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Forcing cells to divide

Nature volume 486, page 9 (07 June 2012) | Download Citation

Aggressive breast cancers dubbed 'triple negative' could one day be treated by inhibiting a protein that helps to control the initiation of mitosis — the segregation of copies of DNA strands that precedes cell division.

The growth of these tumours depends on the protein WEE1, which prevents cells from entering mitosis too early. Nicholas Turner at the Institute of Cancer Research in London and his team treated cultured breast cancer cells with an experimental drug that inhibits WEE1, and an approved therapy, gemcitabine, that prevents new DNA from being made. The combined treatment sent cells into mitosis before they had finished copying their DNA, eventually triggering programmed cell death.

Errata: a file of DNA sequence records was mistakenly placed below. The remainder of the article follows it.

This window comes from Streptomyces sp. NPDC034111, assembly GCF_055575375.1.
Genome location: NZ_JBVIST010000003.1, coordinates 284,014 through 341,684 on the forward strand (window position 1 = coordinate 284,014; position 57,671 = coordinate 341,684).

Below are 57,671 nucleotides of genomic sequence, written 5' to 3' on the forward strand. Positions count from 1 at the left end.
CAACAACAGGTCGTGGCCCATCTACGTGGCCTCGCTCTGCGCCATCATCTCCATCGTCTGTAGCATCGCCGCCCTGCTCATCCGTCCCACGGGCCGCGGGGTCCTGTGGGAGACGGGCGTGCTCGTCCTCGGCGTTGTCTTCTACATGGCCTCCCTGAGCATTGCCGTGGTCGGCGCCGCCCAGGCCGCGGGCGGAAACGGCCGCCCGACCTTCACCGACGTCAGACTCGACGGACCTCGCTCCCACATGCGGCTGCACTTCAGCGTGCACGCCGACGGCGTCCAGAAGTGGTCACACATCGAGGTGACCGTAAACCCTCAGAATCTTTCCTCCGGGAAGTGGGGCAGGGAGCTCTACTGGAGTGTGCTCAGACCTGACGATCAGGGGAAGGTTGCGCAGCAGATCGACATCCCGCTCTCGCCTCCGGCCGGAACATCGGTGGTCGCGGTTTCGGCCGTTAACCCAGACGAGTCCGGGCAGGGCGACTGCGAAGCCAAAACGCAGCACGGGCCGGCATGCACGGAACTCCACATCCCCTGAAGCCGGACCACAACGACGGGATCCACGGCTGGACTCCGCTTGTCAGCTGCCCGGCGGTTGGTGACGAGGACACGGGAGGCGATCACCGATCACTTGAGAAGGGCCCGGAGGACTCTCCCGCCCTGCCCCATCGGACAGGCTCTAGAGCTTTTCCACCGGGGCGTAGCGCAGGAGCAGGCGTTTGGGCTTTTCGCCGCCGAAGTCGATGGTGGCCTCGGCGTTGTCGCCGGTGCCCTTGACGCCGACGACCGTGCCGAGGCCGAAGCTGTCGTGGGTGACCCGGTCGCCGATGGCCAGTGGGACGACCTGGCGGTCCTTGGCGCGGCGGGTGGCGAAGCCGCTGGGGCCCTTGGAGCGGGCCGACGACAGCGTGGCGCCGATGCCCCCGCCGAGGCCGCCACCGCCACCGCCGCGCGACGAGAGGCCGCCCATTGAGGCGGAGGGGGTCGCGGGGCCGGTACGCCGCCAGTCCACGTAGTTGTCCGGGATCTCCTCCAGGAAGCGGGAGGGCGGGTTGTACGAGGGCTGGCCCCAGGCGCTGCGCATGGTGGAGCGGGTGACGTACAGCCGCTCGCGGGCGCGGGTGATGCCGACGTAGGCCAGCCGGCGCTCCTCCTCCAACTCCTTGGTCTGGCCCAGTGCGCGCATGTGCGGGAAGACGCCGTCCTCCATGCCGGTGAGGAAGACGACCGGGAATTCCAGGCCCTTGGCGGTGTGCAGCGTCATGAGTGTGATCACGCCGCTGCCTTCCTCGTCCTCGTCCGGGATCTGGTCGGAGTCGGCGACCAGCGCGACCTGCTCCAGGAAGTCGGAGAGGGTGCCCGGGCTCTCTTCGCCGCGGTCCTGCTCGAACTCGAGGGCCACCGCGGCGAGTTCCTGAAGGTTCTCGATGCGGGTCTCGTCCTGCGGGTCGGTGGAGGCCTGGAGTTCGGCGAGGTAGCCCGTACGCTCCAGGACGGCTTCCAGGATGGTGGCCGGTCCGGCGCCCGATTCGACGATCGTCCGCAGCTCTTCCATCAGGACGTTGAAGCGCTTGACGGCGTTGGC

The treatment also induced early mitosis in human colon cancer cells that had been implanted into mice, and caused the tumours to grow more slowly than did treatment with either drug alone.

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